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The Making of Cabaret

by Keith Garebian

Despite various directors’ attempts to make Cabaret change with the times – Liza Minnelli’s green fingernails in Bob Fosse’s 1972 film version, and the surprising evocation of a concentration camp at the end of Sam Mendes’ recent stage version – the 1966 musical remains fixed in time.

In The Making of Cabaret,/I>, writer Keith Garebian shows Cabaret as a turning point in the history of musical theatre. It’s also pivotal in the career of Broadway producer and director Harold Prince who was also involved in West Side Story, Fiddler on the Roof, Sweeney Todd, Evita, Phantom of the Opera, and Kiss of the Spider Woman. Garebian relies on existing sources, (there are no new interviews) to explain how Prince has become “inseparable from the history of the American musical for more than the past four decades.”

Cabaret was a creative challenge from the start, a musical featuring “a second rate singer in a seedy night club,” narrated by “a disguised homosexual,” and with a plot line involving an abortion and Nazi atrocities.

Garebian packs this book with fascinating details, including the complicated financial arrangements for the show as well as the surprising threat that resulted in the rewriting of a line of a song. This is cultural history for those interested in theatre gossip and anecdotes. It avoids the jargon that has become vogue in some academic quarters – there’s no “liminal,” “hegemonic,” or “chthonic” here. Garebian has been let down, though, by editorial looseness in a reference work with potential American sales. In the section about the actor Jack Gilford and McCarthyism, the actor appears before the “House of Un-American Activities Committee.” Drop the “of” in the next print run before Americans notice and laugh.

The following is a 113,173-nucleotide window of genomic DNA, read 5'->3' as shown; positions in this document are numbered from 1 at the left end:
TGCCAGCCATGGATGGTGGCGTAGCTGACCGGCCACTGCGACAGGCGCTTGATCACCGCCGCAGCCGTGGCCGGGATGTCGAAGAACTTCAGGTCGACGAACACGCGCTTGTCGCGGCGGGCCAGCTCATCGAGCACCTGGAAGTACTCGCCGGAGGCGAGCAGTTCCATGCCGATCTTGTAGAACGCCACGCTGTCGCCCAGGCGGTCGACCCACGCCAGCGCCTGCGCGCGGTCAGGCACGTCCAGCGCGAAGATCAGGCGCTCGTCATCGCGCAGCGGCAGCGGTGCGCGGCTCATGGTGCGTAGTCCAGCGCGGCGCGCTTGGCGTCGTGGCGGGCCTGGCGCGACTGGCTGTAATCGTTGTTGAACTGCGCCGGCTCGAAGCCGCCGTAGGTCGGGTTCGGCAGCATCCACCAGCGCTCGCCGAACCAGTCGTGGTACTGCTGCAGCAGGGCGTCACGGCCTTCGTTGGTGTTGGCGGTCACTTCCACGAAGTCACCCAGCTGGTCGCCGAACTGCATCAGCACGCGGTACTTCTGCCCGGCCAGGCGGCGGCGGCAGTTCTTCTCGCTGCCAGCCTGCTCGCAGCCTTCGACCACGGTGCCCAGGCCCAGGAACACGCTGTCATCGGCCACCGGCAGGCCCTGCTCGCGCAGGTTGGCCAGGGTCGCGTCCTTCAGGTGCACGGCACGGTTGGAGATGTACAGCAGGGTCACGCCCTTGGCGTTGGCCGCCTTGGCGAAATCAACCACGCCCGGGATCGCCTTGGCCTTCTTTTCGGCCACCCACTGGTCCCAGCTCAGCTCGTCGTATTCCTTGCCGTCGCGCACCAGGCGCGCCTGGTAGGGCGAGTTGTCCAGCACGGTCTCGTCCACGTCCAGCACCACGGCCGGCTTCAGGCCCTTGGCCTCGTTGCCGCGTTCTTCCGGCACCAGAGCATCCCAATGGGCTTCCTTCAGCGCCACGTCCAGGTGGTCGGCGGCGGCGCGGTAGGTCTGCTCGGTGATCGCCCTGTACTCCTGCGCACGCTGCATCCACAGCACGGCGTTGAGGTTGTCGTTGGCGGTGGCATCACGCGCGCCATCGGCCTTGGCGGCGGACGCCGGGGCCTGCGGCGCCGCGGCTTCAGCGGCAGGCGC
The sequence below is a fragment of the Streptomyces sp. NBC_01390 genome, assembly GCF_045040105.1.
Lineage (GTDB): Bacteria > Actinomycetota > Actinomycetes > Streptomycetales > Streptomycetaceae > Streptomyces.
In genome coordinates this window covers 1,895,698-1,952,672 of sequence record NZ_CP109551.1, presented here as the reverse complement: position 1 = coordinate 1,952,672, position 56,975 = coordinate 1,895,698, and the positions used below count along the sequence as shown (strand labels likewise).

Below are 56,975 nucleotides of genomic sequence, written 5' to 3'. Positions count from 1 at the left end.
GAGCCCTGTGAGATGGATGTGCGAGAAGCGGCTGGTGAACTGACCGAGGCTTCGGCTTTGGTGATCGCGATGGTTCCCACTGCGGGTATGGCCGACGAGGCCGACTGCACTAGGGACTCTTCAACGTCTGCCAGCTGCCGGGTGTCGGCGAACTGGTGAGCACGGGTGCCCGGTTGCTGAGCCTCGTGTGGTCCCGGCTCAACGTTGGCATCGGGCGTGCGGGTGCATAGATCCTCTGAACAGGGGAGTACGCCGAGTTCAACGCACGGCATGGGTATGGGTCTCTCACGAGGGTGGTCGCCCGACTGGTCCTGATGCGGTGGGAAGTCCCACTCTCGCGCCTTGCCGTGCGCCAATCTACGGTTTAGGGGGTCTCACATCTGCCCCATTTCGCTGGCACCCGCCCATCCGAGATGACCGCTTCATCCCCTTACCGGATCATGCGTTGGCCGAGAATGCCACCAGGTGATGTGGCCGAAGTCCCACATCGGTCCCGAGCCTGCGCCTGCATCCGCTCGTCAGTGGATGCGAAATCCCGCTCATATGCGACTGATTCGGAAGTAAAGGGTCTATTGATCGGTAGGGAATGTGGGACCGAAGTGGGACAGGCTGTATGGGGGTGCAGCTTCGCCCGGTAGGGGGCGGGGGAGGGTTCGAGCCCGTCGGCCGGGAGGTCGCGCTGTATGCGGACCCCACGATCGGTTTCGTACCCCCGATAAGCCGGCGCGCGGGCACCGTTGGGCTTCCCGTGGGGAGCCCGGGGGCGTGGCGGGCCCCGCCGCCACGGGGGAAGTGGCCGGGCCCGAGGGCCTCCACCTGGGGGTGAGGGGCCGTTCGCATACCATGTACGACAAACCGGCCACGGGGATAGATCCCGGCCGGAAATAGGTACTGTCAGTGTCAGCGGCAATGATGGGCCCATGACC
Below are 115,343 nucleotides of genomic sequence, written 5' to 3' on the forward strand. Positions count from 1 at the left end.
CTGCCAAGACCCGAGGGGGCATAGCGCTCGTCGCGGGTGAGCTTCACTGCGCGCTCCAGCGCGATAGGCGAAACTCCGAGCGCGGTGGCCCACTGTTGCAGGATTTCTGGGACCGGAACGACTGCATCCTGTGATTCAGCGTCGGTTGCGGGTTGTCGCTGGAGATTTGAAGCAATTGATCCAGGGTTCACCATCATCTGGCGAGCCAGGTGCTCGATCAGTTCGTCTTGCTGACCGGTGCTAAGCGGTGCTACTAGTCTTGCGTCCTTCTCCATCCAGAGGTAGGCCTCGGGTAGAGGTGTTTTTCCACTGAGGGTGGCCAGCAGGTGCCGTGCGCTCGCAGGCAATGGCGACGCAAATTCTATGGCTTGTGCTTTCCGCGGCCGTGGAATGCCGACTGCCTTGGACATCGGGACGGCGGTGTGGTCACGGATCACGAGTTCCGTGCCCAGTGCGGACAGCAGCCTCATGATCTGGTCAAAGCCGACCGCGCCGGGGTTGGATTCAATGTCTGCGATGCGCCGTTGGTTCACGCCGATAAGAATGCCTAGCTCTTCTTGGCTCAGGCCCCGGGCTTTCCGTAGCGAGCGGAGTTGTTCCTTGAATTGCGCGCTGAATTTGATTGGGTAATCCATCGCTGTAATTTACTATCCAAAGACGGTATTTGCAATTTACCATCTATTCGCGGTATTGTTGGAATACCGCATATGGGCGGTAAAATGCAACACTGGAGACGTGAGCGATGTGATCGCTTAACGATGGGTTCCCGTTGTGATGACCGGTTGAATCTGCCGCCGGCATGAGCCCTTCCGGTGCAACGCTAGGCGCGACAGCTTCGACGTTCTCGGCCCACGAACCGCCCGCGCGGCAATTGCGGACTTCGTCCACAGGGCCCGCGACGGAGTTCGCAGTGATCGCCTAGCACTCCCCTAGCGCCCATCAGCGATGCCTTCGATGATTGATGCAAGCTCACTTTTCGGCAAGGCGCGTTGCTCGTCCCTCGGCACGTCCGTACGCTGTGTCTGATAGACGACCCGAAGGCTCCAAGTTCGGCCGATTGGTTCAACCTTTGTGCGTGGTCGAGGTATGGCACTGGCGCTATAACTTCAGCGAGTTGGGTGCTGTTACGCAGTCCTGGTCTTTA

Fortunately, this doesn’t detract from the overall value of this book. Garebian shows the intriguing theatrical connections of the original production team. The legendary Lotte Lenya comments on Brecht as well as about being old and famous on Broadway. Boris Aronson, who emigrated from Russia in 1923, brought with him design ideas that evoke the highly stylized theatrical imagery of the murdered Soviet stage innovator Meyerhold, with whom he had also worked. And throughout, there is the sheer effort of composer John Kander and librettist Fred Ebb (with whom Prince would later team up again on Kiss of the Spider Woman) as they write and rewrite song after song as the show takes shape.

British director Jonathan Miller says there’s a time when the link between the first stage production and all subsequent versions snaps. That’s when “the bridge of reminiscence and anecdote is irreparably broken.” Garebian’s anecdote-rich book makes it clear that the bridge between Prince and Cabaret is still firmly in place.